The Karate-do That Began with Chinmochi By Gichin Funakoshi (Translation by Mark Tankosich)

This translation originally appeared in Vol. 34, No. 2 of the Hiroshima University of Economics Journal of Humanities, Social and Natural Sciences. 

From Okinawa to Tokyo

“Have you begun a mochi-making business?”  It was a Buddhist priest from Shomyoji, the temple located at the bottom of the cliff.  Mochi-making business?!?!  What in the world was he talking about?  I came to understand later, and it’s humorous how karate-do’s pioneer in Tokyo – that is, its first voice [here] – [seemingly] started out making mochi.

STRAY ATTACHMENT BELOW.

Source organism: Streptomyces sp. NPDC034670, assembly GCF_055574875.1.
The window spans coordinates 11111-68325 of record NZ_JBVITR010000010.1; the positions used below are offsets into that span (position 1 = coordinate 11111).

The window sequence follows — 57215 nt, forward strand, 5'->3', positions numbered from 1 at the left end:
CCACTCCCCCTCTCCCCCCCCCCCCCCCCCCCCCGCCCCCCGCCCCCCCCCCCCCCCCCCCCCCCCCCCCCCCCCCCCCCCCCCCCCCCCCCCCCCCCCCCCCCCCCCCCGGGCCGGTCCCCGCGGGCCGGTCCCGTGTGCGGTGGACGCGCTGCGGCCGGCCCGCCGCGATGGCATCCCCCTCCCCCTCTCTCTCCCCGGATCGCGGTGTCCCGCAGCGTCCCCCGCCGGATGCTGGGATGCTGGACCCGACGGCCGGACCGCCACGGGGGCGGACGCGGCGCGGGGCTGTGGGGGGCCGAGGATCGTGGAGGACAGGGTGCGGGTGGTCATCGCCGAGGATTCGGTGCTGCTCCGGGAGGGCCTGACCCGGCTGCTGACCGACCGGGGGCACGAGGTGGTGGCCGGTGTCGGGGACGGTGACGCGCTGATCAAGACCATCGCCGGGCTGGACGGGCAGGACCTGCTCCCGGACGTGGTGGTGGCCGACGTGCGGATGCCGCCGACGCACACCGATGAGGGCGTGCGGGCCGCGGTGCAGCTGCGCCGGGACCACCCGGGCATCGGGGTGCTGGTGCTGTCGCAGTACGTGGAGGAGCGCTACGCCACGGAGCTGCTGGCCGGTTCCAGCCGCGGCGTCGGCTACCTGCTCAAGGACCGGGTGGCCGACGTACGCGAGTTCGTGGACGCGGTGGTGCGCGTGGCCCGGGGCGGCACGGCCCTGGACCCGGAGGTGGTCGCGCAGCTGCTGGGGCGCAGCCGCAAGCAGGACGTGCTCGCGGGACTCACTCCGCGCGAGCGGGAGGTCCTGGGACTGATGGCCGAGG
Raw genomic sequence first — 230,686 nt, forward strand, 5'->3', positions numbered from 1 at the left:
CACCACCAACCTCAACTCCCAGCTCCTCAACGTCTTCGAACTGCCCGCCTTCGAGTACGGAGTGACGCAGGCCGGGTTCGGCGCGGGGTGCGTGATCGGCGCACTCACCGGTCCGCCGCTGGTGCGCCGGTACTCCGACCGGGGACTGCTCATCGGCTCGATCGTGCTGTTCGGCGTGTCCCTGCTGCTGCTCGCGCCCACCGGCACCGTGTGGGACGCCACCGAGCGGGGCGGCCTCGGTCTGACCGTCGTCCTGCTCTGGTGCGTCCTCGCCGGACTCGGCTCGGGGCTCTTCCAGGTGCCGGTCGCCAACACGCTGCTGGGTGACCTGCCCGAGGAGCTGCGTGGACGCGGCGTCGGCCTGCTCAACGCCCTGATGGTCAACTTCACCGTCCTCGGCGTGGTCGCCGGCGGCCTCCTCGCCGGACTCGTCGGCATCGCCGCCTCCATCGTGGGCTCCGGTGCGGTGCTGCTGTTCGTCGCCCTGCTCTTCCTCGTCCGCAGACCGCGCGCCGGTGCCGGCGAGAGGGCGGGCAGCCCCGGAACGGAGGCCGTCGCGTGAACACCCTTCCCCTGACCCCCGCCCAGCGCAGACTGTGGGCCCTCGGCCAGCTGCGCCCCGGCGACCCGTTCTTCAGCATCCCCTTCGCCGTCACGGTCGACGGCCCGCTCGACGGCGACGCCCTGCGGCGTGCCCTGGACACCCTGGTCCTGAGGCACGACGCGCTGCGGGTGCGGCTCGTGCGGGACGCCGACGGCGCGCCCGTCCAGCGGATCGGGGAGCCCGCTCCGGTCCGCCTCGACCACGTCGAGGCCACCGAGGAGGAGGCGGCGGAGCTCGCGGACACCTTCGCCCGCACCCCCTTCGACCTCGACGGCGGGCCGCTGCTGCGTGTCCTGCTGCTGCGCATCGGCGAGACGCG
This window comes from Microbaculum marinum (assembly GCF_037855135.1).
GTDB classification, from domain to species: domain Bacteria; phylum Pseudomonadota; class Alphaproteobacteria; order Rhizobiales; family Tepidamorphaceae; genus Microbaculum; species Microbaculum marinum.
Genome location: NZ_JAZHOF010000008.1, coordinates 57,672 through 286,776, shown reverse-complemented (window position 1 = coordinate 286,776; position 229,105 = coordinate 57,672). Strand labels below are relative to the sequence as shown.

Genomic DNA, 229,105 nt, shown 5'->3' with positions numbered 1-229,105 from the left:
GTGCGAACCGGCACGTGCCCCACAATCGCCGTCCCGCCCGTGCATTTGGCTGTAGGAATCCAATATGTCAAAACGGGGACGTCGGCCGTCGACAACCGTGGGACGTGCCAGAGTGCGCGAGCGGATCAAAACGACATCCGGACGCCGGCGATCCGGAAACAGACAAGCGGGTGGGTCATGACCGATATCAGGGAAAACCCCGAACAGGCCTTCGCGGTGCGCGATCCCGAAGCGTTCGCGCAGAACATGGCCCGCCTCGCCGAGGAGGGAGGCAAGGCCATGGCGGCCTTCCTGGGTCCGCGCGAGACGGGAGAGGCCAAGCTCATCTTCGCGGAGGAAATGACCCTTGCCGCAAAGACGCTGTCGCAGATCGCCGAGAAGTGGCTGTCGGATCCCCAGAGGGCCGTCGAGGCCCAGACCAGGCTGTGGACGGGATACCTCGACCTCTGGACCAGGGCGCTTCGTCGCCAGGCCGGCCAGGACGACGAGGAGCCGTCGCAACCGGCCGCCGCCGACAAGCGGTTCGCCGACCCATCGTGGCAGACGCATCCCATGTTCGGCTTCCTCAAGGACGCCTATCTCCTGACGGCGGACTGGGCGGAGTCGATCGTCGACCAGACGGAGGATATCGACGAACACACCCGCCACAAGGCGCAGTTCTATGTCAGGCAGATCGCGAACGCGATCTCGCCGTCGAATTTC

Thinking about it, I guess I could say that the very beginning was my having come up to Tokyo about 40 years ago, at the end of 1921, to attend the First National Athletic Exhibition3 (including kobudo4), which was to be sponsored by the Ministry of Education, and held at the Tokyo Ocha-no-mizu Education Museum5 in early spring the following year. I had wanted to introduce karate-do to the heart of the nation for a long time, and had [the benefit of] the recommendation of the prefecture, etc., so, thinking that I shouldn’t miss this perfect opportunity, I had hurriedly prepared by hastily making double-width scrolls6 containing more than a hundred pictures7 of kata, along with explanations and what not.  

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